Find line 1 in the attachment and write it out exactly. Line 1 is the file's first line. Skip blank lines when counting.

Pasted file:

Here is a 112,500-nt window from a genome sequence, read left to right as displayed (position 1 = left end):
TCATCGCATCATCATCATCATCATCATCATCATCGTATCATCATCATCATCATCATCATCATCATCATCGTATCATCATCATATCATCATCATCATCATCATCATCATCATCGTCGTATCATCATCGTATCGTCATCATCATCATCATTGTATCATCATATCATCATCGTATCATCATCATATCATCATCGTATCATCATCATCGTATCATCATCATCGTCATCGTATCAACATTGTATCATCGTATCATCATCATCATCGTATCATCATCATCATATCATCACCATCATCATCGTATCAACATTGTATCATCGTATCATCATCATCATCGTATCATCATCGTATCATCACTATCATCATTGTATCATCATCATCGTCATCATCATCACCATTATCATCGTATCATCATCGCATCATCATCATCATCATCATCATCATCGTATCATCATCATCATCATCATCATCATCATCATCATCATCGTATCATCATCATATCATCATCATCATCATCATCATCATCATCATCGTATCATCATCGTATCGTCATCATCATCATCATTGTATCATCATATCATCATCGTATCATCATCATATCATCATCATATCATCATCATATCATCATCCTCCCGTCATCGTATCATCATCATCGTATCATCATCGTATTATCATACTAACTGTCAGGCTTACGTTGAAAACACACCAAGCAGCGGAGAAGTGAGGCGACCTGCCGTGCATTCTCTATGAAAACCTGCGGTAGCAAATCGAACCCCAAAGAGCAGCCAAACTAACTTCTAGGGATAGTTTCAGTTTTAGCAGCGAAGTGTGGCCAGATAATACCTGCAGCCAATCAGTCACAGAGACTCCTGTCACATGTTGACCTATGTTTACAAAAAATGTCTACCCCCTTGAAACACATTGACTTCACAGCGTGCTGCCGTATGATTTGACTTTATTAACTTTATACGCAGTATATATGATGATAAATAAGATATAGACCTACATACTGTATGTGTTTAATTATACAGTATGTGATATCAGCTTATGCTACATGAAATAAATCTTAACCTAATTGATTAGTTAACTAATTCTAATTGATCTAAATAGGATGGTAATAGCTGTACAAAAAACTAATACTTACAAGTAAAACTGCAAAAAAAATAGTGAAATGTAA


Here is a 112,500-nt window from a genome sequence, read left to right as displayed (position 1 = left end):